Clayton Kershaw can win in the postseason! Who knew?

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Sometime after their Game 2 loss to the Rangers last week, the Blue Jays decided they trusted Marcus Stroman more than Cy Young candidate David Price in a potential Game 5 start. Such is the power of a postseason slump.

It can lead to one of the best hitters in the world being dropped to the eighth spot in the lineup. It can lead to quality regulars sitting at highly irregular times. In the postseason, what you did yesterday matters 10 times as much as what you did last month, usually not for the better.

Fortunately, Clayton Kershaw never had to worry about being skipped because of his postseason struggles. Even calling them struggles overstate the reality. In his previous three postseason starts, Kershaw had:

  • Allowed two runs over six innings in Game 1 of the 2014 NLDS against the Cardinals before being left in to give up a whopping six runs in the seventh
  • Pitched six scoreless innings on three days’ rest in Game 4 of the 2014 NLDS before giving up a three-run homer in the seventh
  • Allowed one run over 6 2/3 innings in Game 1 against the Mets before his two inherited runners came around to score off the pen
So, yes, Kershaw entered Tuesday’s outing against the Mets with a 4.99 postseason ERA, but he had turned in six quality starts in nine tries, allowing one earned run or fewer three times. It wasn’t nearly regular-season Kershaw, but it also wasn’t as bad as the ERA suggests, not when he’d been the victim of slow hooks and lousy bullpen support.

And, really, Tuesday’s win over the Mets didn’t seem much different at all than Kershaw previous couple of postseason starts, at least through six innings. Maybe the fastball was amped a bit. The real difference this time was that he made it through the seventh. Best of all, since he was on three days’ rest, Don Mattingly wasn’t tempted to send him back out for the eighth at 94 pitches, as he probably would have done had Kershaw been on normal rest. The bullpen took over and turned in two hitless innings in the 3-1 win, sending the NLDS back to Los Angeles for a decisive Game 5 on Thursday.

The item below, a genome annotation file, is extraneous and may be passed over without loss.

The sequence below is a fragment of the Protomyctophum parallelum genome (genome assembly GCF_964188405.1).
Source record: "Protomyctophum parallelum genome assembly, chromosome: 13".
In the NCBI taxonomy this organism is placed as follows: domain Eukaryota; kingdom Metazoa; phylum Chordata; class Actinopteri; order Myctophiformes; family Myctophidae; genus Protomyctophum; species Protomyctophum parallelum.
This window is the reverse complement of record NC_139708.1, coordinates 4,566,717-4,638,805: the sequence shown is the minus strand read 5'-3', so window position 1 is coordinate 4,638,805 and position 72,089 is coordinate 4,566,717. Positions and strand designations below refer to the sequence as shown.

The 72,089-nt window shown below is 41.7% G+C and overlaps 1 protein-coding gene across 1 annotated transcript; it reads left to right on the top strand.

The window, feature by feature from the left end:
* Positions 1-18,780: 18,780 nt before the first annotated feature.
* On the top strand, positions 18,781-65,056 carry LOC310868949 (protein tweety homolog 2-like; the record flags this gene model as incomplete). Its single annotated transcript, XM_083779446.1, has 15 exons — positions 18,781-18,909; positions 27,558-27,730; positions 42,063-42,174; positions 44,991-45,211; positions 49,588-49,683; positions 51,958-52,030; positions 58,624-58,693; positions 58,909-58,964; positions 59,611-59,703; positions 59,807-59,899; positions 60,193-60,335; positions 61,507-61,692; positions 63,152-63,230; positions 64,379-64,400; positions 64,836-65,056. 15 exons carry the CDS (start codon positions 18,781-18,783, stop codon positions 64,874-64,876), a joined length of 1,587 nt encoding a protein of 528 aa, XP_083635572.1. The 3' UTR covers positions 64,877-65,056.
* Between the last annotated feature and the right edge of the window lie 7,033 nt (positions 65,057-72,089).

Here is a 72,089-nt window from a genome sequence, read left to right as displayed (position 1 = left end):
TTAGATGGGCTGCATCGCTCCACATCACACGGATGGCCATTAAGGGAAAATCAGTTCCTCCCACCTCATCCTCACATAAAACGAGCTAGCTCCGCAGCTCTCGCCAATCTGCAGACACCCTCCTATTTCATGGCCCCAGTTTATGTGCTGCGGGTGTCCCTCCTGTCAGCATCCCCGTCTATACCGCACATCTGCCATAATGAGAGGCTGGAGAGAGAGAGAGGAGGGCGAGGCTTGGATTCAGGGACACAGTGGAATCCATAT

It’s completely unnecessary redemption for Kershaw, who had nothing in need of redeeming. But it’ll keep the trolls quiet for now and also all winter if Kershaw doesn’t get the chance to pitch again. He’d surely prefer to risk the chance of failure again next week in the NLCS.

Nationals sign George Kontos to minors deal

George Kontos
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The Nationals selected the contract of reliever George Kontos from the Atlantic League Long Island Ducks, per an official announcement on Saturday. The right-hander has been assigned to Triple-A Fresno, but could still make his season debut sometime before the first half of the season draws to a close.

Kontos, 33, hasn’t pitched in the majors since he took a handful of back-to-back-to-back gigs with the Pirates, Indians, and Yankees in 2018. He inked a minor league pact with the Cubs over the offseason, but failed to break camp with the team and was subsequently released in mid-April. He turned in seven strong innings for the Ducks since then, allowing one run and one walk and striking out six of 27 batters in six appearances.

Last year, the veteran reliever posted a combined 4.39 ERA, 2.4 BB/9, and 5.1 SO/9 over 26 2/3 innings. While he hasn’t pitched anywhere close to his career-best numbers in four years, he may still provide some valuable depth for the club, whose bullpen ranks 10th best in the league with a cumulative 4.59 ERA and 5.9 fWAR so far in 2019.